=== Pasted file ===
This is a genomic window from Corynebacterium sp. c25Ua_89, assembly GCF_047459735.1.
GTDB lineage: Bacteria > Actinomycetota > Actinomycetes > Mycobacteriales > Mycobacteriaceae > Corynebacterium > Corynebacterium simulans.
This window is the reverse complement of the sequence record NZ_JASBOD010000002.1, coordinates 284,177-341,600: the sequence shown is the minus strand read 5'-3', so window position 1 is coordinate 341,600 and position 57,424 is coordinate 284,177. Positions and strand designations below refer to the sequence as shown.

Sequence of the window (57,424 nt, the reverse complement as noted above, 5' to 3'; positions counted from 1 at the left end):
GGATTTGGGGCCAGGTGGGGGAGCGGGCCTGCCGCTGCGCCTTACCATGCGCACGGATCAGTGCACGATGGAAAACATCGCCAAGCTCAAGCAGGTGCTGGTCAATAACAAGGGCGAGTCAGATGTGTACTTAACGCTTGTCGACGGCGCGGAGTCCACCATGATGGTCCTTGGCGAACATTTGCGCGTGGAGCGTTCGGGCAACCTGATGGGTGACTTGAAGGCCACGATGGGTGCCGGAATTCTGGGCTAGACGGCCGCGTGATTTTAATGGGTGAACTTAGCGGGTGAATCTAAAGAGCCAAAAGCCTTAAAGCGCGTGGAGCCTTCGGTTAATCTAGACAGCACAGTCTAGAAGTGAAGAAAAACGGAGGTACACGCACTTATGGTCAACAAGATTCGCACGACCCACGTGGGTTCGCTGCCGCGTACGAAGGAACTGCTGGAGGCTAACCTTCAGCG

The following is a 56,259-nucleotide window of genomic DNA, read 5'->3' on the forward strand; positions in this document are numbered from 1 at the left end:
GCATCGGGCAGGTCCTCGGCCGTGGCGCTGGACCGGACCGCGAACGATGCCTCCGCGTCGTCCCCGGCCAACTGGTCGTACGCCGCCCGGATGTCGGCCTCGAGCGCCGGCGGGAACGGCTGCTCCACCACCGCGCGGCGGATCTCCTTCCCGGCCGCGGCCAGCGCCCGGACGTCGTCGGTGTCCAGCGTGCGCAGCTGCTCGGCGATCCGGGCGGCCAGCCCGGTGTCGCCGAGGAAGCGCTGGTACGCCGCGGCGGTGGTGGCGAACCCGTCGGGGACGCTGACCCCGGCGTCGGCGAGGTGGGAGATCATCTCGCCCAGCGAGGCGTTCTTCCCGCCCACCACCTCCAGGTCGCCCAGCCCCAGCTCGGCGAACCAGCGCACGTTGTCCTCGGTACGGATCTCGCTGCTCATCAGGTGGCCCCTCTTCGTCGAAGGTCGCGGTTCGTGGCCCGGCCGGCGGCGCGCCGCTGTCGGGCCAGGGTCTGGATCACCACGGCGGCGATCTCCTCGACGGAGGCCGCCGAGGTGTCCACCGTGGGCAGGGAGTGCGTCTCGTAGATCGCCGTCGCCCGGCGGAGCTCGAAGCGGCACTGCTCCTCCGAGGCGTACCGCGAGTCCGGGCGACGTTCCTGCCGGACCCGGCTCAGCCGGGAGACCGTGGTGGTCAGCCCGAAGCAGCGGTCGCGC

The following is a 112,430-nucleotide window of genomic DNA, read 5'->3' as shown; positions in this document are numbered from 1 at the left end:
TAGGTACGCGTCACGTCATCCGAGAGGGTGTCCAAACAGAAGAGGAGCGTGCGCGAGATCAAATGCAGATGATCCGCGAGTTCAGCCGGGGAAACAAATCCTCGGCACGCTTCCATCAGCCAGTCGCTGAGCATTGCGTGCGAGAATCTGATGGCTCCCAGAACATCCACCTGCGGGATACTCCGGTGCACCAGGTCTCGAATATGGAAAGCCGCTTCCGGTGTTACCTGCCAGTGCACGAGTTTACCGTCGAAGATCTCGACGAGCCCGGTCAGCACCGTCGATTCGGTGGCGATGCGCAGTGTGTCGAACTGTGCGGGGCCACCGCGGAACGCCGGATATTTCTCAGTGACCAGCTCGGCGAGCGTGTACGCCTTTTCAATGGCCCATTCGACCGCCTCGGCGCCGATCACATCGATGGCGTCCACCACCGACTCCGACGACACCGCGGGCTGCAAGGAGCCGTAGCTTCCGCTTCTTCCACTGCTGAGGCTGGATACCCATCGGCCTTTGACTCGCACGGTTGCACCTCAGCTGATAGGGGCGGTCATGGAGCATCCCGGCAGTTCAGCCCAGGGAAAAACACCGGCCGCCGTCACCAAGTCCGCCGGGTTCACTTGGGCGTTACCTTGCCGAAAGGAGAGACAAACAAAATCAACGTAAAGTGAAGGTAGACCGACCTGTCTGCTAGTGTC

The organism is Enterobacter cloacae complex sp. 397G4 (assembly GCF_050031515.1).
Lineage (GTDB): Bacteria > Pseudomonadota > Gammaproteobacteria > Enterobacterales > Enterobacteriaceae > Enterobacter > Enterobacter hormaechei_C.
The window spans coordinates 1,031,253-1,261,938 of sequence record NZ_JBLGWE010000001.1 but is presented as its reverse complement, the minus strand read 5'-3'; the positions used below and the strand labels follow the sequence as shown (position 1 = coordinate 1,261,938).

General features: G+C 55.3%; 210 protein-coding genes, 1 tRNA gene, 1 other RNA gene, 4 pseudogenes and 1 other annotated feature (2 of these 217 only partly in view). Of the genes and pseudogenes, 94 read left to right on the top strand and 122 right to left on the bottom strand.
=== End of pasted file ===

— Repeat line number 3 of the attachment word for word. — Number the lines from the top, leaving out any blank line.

This window is the reverse complement of the sequence record NZ_JASBOD010000002.1, coordinates 284,177-341,600: the sequence shown is the minus strand read 5'-3', so window position 1 is coordinate 341,600 and position 57,424 is coordinate 284,177. Positions and strand designations below refer to the sequence as shown.